The report brings out the data on underemployed %, which stands at 7.1%. Ragnar Nurkse was the first to comment on this widely prevalent phenomenon of disguised employment, where too many too people are engaged, as in agricultural avocation, for want of employment opportunity in nonfarm sector. The Report also brings out the sectoral trends of GVA (gross Value addition) and employment generation. For instance, it brings out how the GVA in manufacturing sector has gone up by 7.5% during 2000-2019, while additional employment generation has been only 1.7%. In fact, manufacturing which contributes 16% to the GDP accounts for only 12-14% of total employment.

In contrast countries with global manufacturing hubs like China, South Korea account for nearly 35% of GDP, with around 33% of the labour force engaged. The NMZ Policy (2011) had accordingly set a target of increasing the share of manufacturing in GDP from 16% to 25% in a decade’s time, concomitantly generating 10 million additional jobs a year. This pragmatic vision has neither been realized during Manmohan’s decade long rule or Modi’s decade long tenure. Similarly, the Services sector, which accounts for 57% of the GDP, witnessed a growth of 7.5% during 2000-2019 with additional employment generation of only 2.9%.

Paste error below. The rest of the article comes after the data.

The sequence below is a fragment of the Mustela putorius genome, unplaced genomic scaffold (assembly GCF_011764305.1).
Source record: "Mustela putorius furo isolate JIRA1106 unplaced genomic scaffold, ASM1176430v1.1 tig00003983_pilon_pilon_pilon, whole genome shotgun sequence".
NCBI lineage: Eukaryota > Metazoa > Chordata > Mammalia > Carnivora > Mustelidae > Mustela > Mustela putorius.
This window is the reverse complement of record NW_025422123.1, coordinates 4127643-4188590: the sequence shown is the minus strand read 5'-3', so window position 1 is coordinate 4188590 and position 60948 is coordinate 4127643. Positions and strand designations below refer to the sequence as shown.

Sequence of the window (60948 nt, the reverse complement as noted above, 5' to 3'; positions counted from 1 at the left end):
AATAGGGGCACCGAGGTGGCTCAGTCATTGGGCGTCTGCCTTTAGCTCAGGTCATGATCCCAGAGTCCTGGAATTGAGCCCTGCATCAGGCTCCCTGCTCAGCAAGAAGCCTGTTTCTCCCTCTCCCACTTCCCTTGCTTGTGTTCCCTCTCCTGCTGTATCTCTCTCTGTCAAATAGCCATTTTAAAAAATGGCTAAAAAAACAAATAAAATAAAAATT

Beyond these disturbing numbers, the Report brings out how 66% of the increase in employment after 2019 is due to increase in self employment, with the share of regular work declining. The quality of employment in informal sector which accounts for 90% of employment is of poor quality. Wages and earnings are either stagnant or declining in these sectors. The average monthly earning of self employed is around Rs 11973in 2022 as per the Report, while it is around Rs 19010 for regular workers and a measly Rs 8267 for casual workers, who constitute 30% of the workforce.